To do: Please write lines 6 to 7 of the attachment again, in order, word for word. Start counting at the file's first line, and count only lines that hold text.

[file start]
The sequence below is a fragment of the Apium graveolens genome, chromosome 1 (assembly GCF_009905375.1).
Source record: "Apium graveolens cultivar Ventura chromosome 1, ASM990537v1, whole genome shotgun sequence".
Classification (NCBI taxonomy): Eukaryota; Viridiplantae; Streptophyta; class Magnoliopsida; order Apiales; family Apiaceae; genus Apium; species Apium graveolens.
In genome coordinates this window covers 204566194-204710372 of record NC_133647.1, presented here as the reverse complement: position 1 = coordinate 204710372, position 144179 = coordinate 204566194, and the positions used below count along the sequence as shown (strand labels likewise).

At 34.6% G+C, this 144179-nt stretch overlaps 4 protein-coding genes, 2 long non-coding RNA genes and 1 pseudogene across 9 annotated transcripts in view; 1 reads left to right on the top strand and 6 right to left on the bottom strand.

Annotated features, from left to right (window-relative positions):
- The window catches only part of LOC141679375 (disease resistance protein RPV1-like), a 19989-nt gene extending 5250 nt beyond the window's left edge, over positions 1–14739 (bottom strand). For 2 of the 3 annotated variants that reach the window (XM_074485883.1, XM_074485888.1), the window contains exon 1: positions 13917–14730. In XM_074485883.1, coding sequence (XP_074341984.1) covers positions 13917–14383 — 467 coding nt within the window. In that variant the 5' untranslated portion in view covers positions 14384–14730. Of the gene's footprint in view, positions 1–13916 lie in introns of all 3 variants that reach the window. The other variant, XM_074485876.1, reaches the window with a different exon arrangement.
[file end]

Annotated features, from left to right (window-relative positions):
- The window catches only part of LOC141679375 (disease resistance protein RPV1-like), a 19989-nt gene extending 5250 nt beyond the window's left edge, over positions 1–14739 (bottom strand). For 2 of the 3 annotated variants that reach the window (XM_074485883.1, XM_074485888.1), the window contains exon 1: positions 13917–14730. In XM_074485883.1, coding sequence (XP_074341984.1) covers positions 13917–14383 — 467 coding nt within the window. In that variant the 5' untranslated portion in view covers positions 14384–14730. Of the gene's footprint in view, positions 1–13916 lie in introns of all 3 variants that reach the window. The other variant, XM_074485876.1, reaches the window with a different exon arrangement.